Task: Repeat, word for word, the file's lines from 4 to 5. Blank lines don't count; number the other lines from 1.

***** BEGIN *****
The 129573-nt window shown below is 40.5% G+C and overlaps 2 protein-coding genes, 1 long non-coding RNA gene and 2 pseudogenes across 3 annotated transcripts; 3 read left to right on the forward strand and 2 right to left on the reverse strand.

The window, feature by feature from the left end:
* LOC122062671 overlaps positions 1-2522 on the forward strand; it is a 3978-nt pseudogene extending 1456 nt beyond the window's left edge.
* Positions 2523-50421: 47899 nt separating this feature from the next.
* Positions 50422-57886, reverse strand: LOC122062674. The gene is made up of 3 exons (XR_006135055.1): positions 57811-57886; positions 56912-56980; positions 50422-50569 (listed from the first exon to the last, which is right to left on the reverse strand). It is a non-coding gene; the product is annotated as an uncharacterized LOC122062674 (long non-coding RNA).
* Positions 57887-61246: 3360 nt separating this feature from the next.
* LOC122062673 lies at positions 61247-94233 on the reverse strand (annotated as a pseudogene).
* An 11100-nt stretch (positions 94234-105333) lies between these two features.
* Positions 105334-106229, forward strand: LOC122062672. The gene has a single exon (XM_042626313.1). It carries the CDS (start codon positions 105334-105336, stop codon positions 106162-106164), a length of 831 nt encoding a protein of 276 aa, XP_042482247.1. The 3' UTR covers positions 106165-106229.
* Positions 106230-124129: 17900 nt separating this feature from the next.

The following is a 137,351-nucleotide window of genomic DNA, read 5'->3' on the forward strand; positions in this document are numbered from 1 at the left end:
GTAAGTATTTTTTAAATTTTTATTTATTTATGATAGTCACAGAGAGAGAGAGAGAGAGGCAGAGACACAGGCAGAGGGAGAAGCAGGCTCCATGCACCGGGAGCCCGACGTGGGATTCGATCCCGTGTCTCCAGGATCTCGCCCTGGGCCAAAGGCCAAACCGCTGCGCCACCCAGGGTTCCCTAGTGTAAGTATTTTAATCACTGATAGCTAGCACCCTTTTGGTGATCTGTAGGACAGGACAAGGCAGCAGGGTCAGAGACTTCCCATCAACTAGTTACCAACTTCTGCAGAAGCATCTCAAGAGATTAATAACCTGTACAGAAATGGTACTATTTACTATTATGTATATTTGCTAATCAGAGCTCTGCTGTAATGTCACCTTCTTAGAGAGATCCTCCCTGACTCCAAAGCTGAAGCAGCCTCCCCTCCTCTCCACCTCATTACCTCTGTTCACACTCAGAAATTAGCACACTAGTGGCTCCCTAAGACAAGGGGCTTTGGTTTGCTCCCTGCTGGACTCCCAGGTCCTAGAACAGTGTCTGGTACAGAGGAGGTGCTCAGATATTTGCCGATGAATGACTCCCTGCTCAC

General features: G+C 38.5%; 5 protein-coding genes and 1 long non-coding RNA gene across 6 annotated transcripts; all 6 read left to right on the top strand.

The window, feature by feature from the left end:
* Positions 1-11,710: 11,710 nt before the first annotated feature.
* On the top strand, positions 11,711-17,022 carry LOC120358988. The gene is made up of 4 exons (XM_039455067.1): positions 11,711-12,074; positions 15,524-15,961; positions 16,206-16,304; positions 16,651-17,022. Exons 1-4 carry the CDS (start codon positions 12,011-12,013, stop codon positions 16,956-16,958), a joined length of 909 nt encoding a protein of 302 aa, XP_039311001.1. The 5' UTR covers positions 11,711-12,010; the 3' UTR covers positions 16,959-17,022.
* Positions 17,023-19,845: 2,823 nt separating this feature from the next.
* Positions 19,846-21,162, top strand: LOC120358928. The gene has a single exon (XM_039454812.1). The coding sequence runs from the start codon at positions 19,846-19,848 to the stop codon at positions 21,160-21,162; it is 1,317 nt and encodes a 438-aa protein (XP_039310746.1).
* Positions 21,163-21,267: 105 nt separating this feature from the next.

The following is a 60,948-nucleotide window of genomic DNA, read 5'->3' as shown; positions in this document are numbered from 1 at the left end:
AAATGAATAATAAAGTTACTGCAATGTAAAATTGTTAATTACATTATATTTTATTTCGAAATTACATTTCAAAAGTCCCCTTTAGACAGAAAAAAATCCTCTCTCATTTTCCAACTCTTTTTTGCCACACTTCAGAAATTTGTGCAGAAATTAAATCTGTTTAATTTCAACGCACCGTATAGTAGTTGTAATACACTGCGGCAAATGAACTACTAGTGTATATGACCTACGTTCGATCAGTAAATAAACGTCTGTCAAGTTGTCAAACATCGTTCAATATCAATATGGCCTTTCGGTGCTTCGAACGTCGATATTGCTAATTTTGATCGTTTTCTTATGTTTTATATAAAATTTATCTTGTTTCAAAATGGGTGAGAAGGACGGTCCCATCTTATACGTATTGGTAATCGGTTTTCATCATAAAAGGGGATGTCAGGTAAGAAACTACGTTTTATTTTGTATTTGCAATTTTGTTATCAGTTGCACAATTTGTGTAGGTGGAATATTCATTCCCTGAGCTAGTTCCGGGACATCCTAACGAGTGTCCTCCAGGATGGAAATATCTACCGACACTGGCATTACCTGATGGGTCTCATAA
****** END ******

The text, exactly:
* Positions 2523-50421: 47899 nt separating this feature from the next.
* Positions 50422-57886, reverse strand: LOC122062674. The gene is made up of 3 exons (XR_006135055.1): positions 57811-57886; positions 56912-56980; positions 50422-50569 (listed from the first exon to the last, which is right to left on the reverse strand). It is a non-coding gene; the product is annotated as an uncharacterized LOC122062674 (long non-coding RNA).